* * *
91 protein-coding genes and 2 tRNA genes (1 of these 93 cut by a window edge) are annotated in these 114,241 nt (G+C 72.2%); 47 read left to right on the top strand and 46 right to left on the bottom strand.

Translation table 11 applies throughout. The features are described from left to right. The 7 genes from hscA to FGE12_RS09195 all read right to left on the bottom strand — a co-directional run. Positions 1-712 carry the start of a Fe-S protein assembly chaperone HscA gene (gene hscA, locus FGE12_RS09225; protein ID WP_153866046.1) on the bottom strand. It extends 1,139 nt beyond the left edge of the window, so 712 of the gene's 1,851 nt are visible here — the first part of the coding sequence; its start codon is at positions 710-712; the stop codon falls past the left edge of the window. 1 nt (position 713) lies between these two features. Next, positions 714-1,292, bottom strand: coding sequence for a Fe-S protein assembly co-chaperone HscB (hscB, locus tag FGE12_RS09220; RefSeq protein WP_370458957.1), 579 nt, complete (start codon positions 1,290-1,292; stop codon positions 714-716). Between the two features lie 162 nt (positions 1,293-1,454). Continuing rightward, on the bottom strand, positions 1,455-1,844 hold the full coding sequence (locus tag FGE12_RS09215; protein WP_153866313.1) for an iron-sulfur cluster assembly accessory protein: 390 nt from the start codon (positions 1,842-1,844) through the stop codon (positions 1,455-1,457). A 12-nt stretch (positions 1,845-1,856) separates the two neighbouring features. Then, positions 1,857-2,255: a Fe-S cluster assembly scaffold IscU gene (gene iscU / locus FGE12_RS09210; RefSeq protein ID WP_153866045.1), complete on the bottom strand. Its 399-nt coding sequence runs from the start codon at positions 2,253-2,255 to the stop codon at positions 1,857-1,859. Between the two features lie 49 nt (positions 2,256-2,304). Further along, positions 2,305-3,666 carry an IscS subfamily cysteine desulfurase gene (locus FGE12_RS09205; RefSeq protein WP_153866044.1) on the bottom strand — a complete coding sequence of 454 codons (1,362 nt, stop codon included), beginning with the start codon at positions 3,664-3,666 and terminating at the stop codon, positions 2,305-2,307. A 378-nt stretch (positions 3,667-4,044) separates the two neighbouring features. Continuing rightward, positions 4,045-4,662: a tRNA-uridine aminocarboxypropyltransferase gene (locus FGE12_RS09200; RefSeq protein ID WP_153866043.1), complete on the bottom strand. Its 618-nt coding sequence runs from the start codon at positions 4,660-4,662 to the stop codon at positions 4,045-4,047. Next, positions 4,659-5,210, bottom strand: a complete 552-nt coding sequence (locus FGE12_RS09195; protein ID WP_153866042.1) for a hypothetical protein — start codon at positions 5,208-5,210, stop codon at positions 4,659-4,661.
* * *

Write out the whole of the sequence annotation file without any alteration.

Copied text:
91 protein-coding genes and 2 tRNA genes (1 of these 93 cut by a window edge) are annotated in these 114,241 nt (G+C 72.2%); 47 read left to right on the top strand and 46 right to left on the bottom strand.

Translation table 11 applies throughout. The features are described from left to right. The 7 genes from hscA to FGE12_RS09195 all read right to left on the bottom strand — a co-directional run. Positions 1-712 carry the start of a Fe-S protein assembly chaperone HscA gene (gene hscA, locus FGE12_RS09225; protein ID WP_153866046.1) on the bottom strand. It extends 1,139 nt beyond the left edge of the window, so 712 of the gene's 1,851 nt are visible here — the first part of the coding sequence; its start codon is at positions 710-712; the stop codon falls past the left edge of the window. 1 nt (position 713) lies between these two features. Next, positions 714-1,292, bottom strand: coding sequence for a Fe-S protein assembly co-chaperone HscB (hscB, locus tag FGE12_RS09220; RefSeq protein WP_370458957.1), 579 nt, complete (start codon positions 1,290-1,292; stop codon positions 714-716). Between the two features lie 162 nt (positions 1,293-1,454). Continuing rightward, on the bottom strand, positions 1,455-1,844 hold the full coding sequence (locus tag FGE12_RS09215; protein WP_153866313.1) for an iron-sulfur cluster assembly accessory protein: 390 nt from the start codon (positions 1,842-1,844) through the stop codon (positions 1,455-1,457). A 12-nt stretch (positions 1,845-1,856) separates the two neighbouring features. Then, positions 1,857-2,255: a Fe-S cluster assembly scaffold IscU gene (gene iscU / locus FGE12_RS09210; RefSeq protein ID WP_153866045.1), complete on the bottom strand. Its 399-nt coding sequence runs from the start codon at positions 2,253-2,255 to the stop codon at positions 1,857-1,859. Between the two features lie 49 nt (positions 2,256-2,304). Further along, positions 2,305-3,666 carry an IscS subfamily cysteine desulfurase gene (locus FGE12_RS09205; RefSeq protein WP_153866044.1) on the bottom strand — a complete coding sequence of 454 codons (1,362 nt, stop codon included), beginning with the start codon at positions 3,664-3,666 and terminating at the stop codon, positions 2,305-2,307. A 378-nt stretch (positions 3,667-4,044) separates the two neighbouring features. Continuing rightward, positions 4,045-4,662: a tRNA-uridine aminocarboxypropyltransferase gene (locus FGE12_RS09200; RefSeq protein ID WP_153866043.1), complete on the bottom strand. Its 618-nt coding sequence runs from the start codon at positions 4,660-4,662 to the stop codon at positions 4,045-4,047. Next, positions 4,659-5,210, bottom strand: a complete 552-nt coding sequence (locus FGE12_RS09195; protein ID WP_153866042.1) for a hypothetical protein — start codon at positions 5,208-5,210, stop codon at positions 4,659-4,661.